The writings of earlier visionaries (in particular Freud) helped the modern world begin to conceptualize and approach depression. Eventually, though, these consensus points of view were given a somewhat humbler perspective, as more contemporary approaches to depression began to be considered, as well. Enter existentialism, humanism and cognitive psychology, as three branches of psychology that developed during roughly the same time period, while offering their own takes on depression.
Existentialism: Existentialism gained popularity following WWII, due to its focus on the individual’s search for meaning in a world that often seems incomprehensible.
Among the leading existential theorists was psychologist Rollo May, who described depression as “the inability to construct a future.” He posited that when a person is unable to imagine a future where they can truly live out their passions, they experience a deep helplessness that can develop into depression. To counter this, May encouraged accepting sadness as part of the human experience, rather than deny its existence.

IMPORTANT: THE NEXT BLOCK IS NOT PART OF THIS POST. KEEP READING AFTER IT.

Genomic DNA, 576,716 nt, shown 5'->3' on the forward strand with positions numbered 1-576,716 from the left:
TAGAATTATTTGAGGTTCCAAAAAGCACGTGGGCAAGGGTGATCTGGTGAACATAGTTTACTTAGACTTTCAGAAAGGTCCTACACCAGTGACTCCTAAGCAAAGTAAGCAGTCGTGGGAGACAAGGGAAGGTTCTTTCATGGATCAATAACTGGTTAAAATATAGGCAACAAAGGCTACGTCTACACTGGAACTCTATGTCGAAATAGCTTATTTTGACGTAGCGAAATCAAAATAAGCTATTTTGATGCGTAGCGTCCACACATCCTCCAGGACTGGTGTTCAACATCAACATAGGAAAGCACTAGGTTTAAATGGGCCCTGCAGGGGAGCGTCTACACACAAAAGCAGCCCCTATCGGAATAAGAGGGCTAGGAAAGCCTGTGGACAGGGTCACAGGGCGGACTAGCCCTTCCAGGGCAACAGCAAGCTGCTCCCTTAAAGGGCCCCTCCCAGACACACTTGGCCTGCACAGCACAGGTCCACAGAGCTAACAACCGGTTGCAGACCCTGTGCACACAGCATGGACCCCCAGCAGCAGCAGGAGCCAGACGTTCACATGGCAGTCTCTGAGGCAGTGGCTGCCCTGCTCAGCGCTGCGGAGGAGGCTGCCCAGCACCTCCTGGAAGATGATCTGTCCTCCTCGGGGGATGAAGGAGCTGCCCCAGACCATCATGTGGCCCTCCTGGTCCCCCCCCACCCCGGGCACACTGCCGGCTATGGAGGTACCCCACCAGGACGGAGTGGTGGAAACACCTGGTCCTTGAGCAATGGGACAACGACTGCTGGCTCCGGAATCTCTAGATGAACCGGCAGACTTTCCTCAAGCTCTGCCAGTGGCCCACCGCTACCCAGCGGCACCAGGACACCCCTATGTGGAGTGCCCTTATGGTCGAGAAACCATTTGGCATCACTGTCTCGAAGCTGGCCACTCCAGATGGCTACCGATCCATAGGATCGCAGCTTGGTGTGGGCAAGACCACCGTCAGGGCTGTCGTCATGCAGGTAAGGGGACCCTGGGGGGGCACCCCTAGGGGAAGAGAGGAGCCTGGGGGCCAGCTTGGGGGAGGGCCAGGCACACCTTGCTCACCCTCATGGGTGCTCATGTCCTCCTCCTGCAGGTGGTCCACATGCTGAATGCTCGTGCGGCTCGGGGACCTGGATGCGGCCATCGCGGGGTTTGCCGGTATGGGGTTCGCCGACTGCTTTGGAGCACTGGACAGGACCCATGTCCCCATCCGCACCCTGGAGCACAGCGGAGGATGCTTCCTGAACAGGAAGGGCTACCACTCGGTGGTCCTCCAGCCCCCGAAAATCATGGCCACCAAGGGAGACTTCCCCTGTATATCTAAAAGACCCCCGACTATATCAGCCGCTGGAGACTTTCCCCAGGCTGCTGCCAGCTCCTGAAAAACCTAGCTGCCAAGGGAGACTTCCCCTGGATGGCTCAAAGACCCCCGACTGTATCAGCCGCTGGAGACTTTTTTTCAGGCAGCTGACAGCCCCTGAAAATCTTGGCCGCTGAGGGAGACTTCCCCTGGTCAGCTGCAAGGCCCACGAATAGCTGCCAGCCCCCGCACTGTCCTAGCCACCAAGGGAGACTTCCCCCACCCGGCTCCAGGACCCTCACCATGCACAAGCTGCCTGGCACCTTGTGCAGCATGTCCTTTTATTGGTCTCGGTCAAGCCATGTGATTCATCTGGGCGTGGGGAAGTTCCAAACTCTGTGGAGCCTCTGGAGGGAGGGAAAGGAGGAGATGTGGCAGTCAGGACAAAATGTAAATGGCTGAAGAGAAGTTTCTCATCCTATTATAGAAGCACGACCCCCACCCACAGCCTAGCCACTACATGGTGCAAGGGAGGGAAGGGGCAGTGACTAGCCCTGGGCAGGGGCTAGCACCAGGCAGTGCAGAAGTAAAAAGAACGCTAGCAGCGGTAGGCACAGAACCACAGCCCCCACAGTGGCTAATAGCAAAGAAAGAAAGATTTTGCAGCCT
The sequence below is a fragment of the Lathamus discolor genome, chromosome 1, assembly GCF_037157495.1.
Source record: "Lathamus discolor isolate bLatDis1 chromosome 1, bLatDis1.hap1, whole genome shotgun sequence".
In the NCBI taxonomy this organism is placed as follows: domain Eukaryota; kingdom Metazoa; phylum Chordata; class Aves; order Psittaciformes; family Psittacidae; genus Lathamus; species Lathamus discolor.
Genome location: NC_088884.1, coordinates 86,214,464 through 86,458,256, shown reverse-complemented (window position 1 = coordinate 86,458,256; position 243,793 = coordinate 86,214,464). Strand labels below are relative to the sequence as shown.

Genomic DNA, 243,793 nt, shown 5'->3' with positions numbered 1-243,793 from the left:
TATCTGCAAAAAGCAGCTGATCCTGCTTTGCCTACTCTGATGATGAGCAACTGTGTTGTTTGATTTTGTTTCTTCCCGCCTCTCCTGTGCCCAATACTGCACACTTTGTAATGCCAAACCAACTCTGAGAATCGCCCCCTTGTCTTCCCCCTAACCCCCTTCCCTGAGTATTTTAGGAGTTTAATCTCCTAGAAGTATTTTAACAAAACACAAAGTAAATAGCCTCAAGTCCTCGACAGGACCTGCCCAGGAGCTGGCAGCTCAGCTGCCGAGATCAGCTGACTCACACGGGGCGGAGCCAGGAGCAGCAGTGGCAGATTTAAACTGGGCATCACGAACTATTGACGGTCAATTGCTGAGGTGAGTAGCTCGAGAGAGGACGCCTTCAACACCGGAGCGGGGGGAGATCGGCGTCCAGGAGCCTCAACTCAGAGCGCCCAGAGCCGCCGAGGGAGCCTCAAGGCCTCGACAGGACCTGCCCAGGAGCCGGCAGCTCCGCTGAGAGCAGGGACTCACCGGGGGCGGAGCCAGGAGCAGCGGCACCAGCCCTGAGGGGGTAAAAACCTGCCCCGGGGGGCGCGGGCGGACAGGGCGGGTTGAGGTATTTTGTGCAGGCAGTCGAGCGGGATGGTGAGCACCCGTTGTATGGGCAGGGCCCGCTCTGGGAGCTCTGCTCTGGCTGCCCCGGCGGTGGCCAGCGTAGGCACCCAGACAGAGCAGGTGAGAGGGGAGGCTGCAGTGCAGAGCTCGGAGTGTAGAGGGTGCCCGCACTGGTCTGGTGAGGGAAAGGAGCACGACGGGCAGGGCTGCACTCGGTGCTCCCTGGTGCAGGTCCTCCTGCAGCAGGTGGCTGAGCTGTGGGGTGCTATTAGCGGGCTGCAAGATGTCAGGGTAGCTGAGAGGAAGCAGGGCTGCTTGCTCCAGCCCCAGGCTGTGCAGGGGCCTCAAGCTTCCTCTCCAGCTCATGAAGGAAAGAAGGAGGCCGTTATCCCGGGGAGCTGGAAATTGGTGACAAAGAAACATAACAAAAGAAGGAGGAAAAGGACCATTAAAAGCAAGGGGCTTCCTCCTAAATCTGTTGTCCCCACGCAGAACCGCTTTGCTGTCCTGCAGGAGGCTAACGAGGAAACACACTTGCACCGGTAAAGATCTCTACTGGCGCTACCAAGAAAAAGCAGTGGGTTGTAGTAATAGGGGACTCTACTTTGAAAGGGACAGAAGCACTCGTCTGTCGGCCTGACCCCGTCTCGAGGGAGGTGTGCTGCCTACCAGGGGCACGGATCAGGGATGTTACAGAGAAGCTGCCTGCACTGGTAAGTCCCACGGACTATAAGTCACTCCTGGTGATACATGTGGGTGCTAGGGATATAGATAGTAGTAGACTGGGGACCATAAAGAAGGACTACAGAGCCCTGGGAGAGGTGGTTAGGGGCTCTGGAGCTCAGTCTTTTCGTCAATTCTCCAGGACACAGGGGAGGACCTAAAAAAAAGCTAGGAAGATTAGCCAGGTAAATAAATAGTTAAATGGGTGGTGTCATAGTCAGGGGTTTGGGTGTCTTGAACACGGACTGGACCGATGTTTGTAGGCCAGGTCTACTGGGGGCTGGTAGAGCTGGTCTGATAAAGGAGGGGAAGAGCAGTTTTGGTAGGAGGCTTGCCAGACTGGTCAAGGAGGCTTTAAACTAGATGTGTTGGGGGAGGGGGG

Humanism: Humanism views people as agents of change in their own lives, with depression arising when meeting one need comes at the expense of another.
Psychologist Abraham Maslow illustrated this point in his 1943 paper on the “hierarchy of needs,” describing how depression is caused when more urgent survival needs (such as food, shelter or security) are met at the expense of social and emotional needs. As a result, someone who, for example, invests all their time and energy in working toward financial security, may become depressed and emotionally depleted due to a lack of close relationships.
Cognitive Psychology: Cognitive psychology grew out of the “cognitive revolution” of the 1950s-’80s, striving to understand the mind through empirical tools. A leading figure in this movement was psychiatrist Aaron Beck, who developed the BDI assessment tool for depression, as well as Beck’s cognitive triad for depression.
Looking at the factors contributing to depression, Beck reasoned that an individual’s beliefs regarding themselves, the world and the future influenced each other and determined their susceptibility to depression: as such, an individual who believes they are to blame for their depression, that the world is a fundamentally sad and lonely place, and that none of this will ever change, will likely develop depression as a result.